The patient’s DNA sequencing data generated during the current study are deposited in the NCBI Sequence Read Archive (SRA) repository under the accession number PRJNA729676. The datasets generated and/or analyzed during the current study are available in the Genbank repository (GRCh37/hg19, https://0-www-ncbi-nlm-nih-gov.brum.beds.ac.uk/genome/guide/human/) for NM_024426.6 (https://0-www-ncbi-nlm-nih-gov.brum.beds.ac.uk/nuccore/NM_024426.6/) and NM_001127208.3 (https://0-www-ncbi-nlm-nih-gov.brum.beds.ac.uk/nuccore/NM_001127208.3). The raw datasets of family members generated during the current study are not publicly available because it is possible that individual privacy could be compromised. It is possible to apply for permission to obtain access to the raw sequencing data through the corresponding author.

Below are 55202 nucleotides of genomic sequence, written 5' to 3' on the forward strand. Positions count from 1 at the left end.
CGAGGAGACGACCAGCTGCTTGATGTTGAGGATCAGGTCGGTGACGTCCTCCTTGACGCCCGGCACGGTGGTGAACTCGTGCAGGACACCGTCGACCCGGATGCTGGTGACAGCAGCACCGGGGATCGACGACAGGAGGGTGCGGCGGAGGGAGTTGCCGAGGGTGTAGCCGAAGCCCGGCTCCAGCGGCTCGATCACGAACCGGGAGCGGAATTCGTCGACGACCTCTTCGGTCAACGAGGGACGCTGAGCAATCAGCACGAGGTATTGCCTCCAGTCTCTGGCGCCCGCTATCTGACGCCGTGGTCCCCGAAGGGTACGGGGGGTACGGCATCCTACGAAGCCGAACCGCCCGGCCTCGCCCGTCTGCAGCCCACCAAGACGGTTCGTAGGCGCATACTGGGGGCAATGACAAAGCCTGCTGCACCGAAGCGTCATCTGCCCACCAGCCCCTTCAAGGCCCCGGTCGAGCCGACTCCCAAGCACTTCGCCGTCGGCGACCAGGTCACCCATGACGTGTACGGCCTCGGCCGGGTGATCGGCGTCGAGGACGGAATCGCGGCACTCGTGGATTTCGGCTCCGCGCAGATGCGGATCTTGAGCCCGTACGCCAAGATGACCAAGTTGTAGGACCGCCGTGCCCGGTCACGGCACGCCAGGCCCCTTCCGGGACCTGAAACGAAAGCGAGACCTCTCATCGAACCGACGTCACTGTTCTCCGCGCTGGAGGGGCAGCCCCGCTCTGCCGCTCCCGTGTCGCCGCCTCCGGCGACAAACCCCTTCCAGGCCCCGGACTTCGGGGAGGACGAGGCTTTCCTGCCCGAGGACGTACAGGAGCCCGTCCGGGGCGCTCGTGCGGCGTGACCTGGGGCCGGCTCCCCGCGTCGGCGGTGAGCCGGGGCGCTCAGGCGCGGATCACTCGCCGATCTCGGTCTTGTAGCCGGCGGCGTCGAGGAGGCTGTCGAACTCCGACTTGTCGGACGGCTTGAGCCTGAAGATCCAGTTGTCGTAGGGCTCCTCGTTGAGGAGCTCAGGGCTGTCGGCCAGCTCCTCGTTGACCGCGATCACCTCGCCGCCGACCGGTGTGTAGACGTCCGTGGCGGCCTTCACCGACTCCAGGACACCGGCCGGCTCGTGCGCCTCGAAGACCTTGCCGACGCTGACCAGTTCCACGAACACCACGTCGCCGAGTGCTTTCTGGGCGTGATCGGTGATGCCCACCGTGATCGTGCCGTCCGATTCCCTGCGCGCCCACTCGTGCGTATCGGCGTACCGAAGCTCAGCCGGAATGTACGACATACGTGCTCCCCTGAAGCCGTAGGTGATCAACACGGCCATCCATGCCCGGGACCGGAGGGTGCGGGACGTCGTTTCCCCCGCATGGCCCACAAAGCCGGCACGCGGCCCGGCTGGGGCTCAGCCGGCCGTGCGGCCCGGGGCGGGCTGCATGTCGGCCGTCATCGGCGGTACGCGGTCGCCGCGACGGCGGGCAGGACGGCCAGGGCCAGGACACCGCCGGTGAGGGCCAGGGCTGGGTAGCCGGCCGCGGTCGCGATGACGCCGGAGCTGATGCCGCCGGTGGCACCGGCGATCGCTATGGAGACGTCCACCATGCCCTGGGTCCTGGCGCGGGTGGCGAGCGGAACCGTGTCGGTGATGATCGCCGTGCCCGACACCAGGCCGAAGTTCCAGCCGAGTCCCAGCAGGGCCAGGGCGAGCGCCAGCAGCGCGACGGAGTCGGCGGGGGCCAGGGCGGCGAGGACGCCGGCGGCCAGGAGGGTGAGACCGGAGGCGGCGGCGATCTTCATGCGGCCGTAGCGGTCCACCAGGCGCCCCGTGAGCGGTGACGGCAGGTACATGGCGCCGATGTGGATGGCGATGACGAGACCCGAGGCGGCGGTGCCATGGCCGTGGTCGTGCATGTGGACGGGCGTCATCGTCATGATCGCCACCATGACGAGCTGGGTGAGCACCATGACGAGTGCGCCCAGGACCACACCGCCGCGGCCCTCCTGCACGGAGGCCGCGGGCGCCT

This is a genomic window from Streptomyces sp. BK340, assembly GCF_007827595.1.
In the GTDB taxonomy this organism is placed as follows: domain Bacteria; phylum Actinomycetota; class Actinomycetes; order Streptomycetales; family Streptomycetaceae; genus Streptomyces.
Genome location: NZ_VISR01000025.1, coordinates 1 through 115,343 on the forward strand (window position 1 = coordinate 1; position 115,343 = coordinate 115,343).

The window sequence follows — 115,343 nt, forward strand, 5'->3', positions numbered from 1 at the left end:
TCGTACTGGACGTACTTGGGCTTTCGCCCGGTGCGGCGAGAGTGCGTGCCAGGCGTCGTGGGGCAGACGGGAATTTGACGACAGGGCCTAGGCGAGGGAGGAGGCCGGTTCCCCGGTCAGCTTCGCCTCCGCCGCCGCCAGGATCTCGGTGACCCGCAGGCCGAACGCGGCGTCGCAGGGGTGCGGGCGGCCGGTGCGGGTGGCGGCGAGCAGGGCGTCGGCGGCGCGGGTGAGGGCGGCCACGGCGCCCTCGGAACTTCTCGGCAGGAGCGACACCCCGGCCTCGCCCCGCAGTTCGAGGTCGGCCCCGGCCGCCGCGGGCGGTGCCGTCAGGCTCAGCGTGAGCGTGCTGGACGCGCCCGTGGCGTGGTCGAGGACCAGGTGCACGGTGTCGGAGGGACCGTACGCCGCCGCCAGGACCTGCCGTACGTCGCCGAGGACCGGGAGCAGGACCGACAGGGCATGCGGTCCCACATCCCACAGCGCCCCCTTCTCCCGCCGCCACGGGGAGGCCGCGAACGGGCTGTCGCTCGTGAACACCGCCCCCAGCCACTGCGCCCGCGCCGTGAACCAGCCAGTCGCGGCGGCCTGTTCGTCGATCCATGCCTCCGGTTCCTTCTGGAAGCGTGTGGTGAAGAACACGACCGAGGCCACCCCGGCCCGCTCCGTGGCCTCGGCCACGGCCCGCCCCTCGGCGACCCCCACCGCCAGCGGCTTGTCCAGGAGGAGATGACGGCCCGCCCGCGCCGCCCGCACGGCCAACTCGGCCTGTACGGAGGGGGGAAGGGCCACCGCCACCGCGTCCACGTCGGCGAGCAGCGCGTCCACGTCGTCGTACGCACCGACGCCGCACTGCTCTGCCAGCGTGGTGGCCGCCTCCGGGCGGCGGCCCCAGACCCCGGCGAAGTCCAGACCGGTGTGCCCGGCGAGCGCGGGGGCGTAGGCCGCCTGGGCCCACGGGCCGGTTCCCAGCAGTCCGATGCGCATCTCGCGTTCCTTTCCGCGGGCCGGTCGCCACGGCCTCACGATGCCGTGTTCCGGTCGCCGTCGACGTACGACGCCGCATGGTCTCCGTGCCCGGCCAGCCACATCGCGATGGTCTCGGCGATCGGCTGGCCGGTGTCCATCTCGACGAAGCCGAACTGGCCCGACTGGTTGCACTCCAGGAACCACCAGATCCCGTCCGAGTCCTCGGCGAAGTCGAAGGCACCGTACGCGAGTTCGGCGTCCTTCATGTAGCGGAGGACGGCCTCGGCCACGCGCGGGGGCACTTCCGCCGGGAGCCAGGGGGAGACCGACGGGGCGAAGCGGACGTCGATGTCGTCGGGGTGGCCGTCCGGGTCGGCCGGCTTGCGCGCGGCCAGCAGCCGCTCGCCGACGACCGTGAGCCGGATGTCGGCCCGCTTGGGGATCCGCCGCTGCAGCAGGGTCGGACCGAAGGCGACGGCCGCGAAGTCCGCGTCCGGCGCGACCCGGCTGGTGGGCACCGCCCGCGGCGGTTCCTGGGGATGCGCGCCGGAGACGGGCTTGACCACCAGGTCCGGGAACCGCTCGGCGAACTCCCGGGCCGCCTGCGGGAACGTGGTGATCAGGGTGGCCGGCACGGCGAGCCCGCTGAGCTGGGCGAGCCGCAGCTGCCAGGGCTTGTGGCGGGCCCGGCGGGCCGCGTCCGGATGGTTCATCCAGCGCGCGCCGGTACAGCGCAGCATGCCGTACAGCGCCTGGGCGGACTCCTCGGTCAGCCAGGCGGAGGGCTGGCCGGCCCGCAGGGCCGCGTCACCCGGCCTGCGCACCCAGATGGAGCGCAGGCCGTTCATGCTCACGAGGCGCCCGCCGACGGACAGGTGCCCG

Abbreviations

AML:

Acute myeloid leukemia

TET2:

Tet methylcytosine dioxygenase 2

WT1:

Wilms' tumor 1

MRD:

Minimal residual disease

VAF:

Variant allele frequency

CBC:

Complete blood cell count

WBC:

White blood cell count

Hb:

Hemoglobin

HSCT:

Hematopoietic stem cell transplantation

qRT-PCR:

Quantitative real-time PCR

OS:

Overall survival

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Acknowledgements

Not applicable.

Funding

Supported by Beijing Natural Science Foundation (No.Z200022), and Xuanwu Hospital Foundation, Capital Medical University (No. XWJL-2019023). The funding body did not have any role in the design of the study and collection, analysis, and interpretation of data and in writing the manuscript.

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Contributions

QM/YXG wrote the manuscript. QM/XXL/GXW collected samples and performed data analysis. WLS designed this study, critically reviewed the manuscript. All authors have read and approved the manuscript.

Corresponding author